by Kate BeatonPublished 2022 436 pages
Phew. That's devastating.
Ducks is the account of Kate Beaton's (of Hark! A Vagrant fame) two years working on the Alberta oil sands. There's money to be made there, for all manner of folk from parts of Canada where the jobs have dried up—and Beaton has student loans to pay. On the oil sands, however, she finds a space right on the edge of society, rife with toxic masculinity, mental health hazards, and reckless neglect on the part of the companies that run the camps.
Beaton highlights the drama of daily tedium with the same lighthearted jibing that made Hark! A Vagrant so charming to begin with, but I struggle to call this a fun read. The camps don't just extract oil from the earth—although they do that, without regard for the people already living there or the environmental damage they cause—but they extract humanity from the people working there. Cut off from the rest of society, the few women working there are harassed (and worse) by men unbound by consequence. Management is concerned foremost with profits, and people are just resources to be moved and reallocated when underperforming. If one of the workers veers into a ditch in whiteout conditions, or is run over by a haul truck, or kills themselves—life goes on without them.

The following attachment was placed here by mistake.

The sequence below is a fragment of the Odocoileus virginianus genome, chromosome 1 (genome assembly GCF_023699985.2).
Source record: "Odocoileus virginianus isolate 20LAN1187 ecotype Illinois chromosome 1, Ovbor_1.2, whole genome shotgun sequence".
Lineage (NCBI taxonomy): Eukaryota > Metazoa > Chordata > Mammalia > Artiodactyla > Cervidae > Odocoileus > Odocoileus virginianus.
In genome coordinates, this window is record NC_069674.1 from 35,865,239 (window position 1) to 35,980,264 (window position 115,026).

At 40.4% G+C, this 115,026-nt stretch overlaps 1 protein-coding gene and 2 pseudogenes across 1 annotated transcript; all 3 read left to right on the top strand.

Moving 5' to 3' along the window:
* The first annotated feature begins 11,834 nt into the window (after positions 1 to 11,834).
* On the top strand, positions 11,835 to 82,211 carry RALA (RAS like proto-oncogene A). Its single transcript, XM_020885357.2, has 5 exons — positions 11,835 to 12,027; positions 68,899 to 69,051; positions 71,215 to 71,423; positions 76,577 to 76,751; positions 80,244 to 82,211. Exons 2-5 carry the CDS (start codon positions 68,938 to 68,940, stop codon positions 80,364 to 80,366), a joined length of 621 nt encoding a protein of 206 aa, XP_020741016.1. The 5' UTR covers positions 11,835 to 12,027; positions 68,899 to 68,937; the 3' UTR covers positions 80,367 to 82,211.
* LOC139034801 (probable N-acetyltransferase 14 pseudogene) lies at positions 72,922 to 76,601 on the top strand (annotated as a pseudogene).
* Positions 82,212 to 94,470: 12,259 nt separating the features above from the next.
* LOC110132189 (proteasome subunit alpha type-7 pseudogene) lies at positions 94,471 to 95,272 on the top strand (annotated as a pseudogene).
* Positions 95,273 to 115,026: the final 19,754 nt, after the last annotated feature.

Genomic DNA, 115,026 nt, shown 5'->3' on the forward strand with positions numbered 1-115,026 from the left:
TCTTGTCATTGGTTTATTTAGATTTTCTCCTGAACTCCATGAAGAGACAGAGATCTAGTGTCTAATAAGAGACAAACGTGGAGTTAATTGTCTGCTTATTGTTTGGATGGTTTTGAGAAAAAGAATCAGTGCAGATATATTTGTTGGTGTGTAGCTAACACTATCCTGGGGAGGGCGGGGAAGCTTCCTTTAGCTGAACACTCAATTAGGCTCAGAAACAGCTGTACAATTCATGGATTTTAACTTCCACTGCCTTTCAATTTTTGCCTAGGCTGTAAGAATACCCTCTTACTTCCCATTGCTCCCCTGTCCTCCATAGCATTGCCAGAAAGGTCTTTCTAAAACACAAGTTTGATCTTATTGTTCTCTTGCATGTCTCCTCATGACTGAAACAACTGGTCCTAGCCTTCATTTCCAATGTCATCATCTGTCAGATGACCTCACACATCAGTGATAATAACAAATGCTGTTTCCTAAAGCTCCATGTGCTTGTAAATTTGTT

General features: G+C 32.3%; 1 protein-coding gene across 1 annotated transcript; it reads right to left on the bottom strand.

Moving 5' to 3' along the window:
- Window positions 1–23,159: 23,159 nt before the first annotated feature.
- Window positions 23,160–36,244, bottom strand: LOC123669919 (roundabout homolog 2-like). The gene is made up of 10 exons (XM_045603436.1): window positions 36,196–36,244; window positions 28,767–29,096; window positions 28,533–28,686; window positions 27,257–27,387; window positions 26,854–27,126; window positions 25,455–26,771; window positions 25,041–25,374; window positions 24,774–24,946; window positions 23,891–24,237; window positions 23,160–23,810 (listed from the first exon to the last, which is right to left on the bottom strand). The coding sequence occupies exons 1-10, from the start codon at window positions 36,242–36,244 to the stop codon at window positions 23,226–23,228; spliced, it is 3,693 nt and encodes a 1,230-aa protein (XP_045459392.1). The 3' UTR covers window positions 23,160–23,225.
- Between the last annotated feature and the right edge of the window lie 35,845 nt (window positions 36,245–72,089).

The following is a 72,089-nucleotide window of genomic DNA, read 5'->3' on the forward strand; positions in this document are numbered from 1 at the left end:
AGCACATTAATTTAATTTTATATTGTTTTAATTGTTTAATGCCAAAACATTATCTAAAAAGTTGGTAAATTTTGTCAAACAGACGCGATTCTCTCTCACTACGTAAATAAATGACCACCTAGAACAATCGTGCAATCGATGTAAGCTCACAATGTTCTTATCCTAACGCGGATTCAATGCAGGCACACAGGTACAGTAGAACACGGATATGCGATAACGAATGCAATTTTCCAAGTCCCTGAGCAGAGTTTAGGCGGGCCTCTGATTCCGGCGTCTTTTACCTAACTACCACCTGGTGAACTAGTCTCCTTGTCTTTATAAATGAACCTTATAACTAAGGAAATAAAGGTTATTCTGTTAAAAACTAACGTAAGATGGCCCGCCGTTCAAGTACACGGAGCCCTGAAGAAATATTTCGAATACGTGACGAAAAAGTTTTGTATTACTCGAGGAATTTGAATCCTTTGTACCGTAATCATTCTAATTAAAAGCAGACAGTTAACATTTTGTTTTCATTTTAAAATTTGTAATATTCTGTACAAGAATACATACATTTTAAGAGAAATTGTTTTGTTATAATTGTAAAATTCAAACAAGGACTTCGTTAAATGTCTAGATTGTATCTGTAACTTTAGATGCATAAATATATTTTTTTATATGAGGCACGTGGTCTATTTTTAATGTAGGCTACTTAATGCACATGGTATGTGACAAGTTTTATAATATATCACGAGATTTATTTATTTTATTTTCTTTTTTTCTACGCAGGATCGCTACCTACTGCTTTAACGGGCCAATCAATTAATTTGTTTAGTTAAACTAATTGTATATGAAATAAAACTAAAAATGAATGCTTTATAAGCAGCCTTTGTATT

Against all odds, Beaton continues to approach life with grace and good cheer. There are moments of light amid the tired grind—moments where men speak up for their vanished friends, moments of closeness between Kate and her friends, small moments of kindness that don't redeem the awful experience, but seem at least to make each day marginally more bearable. Beaton's careful not to paint the world as a grim, doomed place, but a roiling sea of power, attention, and care that we're each trying to navigate as best we can.